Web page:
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What happen when adding milk and glycerin into lye water?

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valen2

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I've never tried it before. I intend to add lye into water first. Then let it cool down around 30 Celcius degree. Next, I add lye water into freezing milk cubes, prevent the common raise of heat by putting that cup into another big bowl full of cold water. Then I suppose to add glycerin into that liquid.

Is there anyone who has tried it before? :confused:
 

shunt2011

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Personally, I always mix my lye with water then add my milks to my oils and stick blend well before adding my cooled lye mixture. What I don't understand is why are you adding glycerine to the soap? Glycerine is a natural by-product when making CP/HP soap so you shouldn't need to add more.
 

valen2

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Thanks for sharing your experiment. I try to add extra glycerin because i made soap buy 50% coconut oil to perform rich bubbly lather. Common problem is high percentage coconut oil cause skin drying. So I decide to use extra glycerin to focus it.
 

Obsidian

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Easier and better way to counter act high coconut is too increase your superfat, I would go with 10% SF for that much coconut. I agree with shunt on the milk/glycerin, add it to your oils, there is no need for either to be mixed directly with lye.
 

Susie

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Glycerin will not fix "drying" of coconut. Only oils will. Either decrease the coconut oil, or increase the superfat.
 

valen2

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#Susie I found a small company in my city which makes soap only by coconut oil and palm oil, but their soaps are very good at moisturize skin, extremely beer soap. Sub ingredients are only glycerin and another powder or liquid like milk, mint leaf powder, etc. So I think glycerin can focus problems from coconut oil
 

shunt2011

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Soap cannot be moisturizing. It's a wash off product. If it's got high coconut and not enough of a super fat most people will find it very drying. Coconut is a high cleansing oil. I make a very high CO soap but I also SF it at 20%. Glycerin won't make it more gentle. However if you add too much it could give you a sticky bar. Glycerin is a humectant and may draw too much moisture into the soap.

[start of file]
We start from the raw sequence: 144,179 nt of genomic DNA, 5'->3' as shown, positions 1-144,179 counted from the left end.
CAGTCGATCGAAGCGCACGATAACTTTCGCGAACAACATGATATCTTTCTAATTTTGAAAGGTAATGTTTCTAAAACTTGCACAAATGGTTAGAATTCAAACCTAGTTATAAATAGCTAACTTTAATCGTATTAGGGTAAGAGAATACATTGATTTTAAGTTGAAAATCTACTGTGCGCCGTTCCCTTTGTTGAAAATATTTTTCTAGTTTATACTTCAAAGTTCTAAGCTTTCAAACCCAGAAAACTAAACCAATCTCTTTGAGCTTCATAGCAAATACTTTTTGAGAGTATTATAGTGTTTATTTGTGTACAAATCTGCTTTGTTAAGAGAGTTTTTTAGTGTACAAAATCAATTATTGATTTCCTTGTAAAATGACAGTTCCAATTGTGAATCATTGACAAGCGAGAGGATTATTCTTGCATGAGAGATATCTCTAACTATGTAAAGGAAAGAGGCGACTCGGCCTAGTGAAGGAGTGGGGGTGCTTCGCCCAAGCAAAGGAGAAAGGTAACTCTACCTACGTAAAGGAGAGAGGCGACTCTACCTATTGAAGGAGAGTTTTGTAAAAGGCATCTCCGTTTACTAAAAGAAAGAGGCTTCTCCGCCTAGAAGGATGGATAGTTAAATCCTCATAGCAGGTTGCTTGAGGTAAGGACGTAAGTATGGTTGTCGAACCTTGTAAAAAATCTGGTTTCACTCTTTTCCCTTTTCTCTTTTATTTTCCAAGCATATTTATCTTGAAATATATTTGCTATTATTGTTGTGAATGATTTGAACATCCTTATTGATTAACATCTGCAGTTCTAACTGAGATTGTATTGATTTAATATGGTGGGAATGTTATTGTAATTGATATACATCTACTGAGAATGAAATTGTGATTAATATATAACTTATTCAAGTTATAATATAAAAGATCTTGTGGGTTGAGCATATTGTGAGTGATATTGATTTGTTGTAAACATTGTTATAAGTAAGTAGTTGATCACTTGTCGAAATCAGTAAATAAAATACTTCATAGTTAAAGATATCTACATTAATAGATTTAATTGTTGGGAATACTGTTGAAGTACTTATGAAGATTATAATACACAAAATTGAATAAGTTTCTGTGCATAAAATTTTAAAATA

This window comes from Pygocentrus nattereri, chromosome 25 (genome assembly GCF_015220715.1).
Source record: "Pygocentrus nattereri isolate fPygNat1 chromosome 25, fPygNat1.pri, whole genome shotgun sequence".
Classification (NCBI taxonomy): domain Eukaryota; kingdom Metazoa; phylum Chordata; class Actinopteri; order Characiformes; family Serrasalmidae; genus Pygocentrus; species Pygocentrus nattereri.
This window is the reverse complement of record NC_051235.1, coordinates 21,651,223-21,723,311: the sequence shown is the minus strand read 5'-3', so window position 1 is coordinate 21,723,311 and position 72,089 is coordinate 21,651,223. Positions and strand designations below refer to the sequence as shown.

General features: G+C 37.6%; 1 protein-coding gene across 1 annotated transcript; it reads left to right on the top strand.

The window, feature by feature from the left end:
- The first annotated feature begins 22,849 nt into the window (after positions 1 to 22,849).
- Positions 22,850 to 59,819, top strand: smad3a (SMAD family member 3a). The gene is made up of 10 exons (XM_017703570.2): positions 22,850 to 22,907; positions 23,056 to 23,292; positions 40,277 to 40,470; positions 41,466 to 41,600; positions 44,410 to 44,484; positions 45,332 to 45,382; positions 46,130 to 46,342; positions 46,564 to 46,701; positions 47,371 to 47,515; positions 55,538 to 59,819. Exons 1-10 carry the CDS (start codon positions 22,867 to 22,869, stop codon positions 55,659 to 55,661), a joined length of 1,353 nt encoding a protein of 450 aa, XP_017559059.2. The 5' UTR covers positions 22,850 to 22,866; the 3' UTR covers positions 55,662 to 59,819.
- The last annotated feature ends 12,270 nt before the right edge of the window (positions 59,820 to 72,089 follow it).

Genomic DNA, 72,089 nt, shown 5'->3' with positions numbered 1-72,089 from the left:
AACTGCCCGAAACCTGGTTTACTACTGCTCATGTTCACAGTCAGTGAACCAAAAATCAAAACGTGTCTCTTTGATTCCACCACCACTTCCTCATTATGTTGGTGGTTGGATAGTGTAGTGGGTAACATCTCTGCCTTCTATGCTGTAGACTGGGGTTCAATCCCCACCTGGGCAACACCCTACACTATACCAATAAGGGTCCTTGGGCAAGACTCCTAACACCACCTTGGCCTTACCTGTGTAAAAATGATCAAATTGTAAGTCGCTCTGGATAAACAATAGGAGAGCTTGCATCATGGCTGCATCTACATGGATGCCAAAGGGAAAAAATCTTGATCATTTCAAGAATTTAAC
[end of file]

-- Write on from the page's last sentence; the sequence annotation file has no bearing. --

TeresaT

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#Susie I found a small company in my city which makes soap only by coconut oil and palm oil, but their soaps are very good at moisturize skin, extremely beer soap. Sub ingredients are only glycerin and another powder or liquid like milk, mint leaf powder, etc.So I think glycerin can focus problems from coconut oil
The reason you see glycerin on the ingredients list is because glycerin is a byproduct of saponification (as has been pointed out already).

Lye+oils=soap+glycerin

Commercial manufacturers take most of the glycerin out of the soap and sell it for other uses (such as lubricants) and put other "stuff" in their products to replace it.
 

IrishLass

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Valen, are the soaps in question being hand-made in the same way that we on the forum normally make our soaps, or are they producing their soap from pre-made, extruded soap flakes/noodles that have had their naturally derived glycerin removed so as not to gum up the extrusion machinery? If the latter, it's possible that the reason why glycerin is mentioned on their label is because they add some back in when shaping/pressing the flakes/noodles into bars.

If the above is not the case, though, and they are making soap in the same manner that we here on the forum do, it still doesn't necessarily or automatically mean that they have added any extra to their soap beyond the amount that is naturally produced as a by-product of saponification. Some people just choose to include it as part of their ingredients list for no other reason than to add label-appeal for increased sales, even if it was only naturally-derived as a by product from saponification. Unless you have actually talked to someone from the company in order to confirm or deny the reason for it being on their label, though, I wouldn't assume anything.

If they make their soap in the same manner as we do, I daresay it's more likely (at least to me) that they are probably just super-fatting their soap fairly high. For example, I make super-bubbly 100% coconut soap with a 20% superfat and it's not drying to me at all.

Also- you mentioned some kind of milk being listed on the label as well, which also helps to increase the overall super-fat. Depending upon how much fat is present in the milk, and how much is added, it's not out of the realm of possibility to actually boost a normal super-fat up by 10% or so.

Although glycerin does feel nice on the skin, adding extra to bar soap can make it somewhat soft and sticky, depending on how much extra is added.
For what it's worth, I make a shave croap with 20% ppo added glycerin, which is perfect for that kind of soap. It's somewhere in-between hard soap and a soft cream-like soap. I personally would never use that much in my regular bar soap, though.

Do you find the soap from that company to feel soft or sticky?


IrishLass :)
 

valen2

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#IrishLass They make their own hand-made soap and do not mention about superfat. Thanks for your reply. I think I will try 50% coconut oil soap with 10% superfat + little glycerin and check it out :D
 

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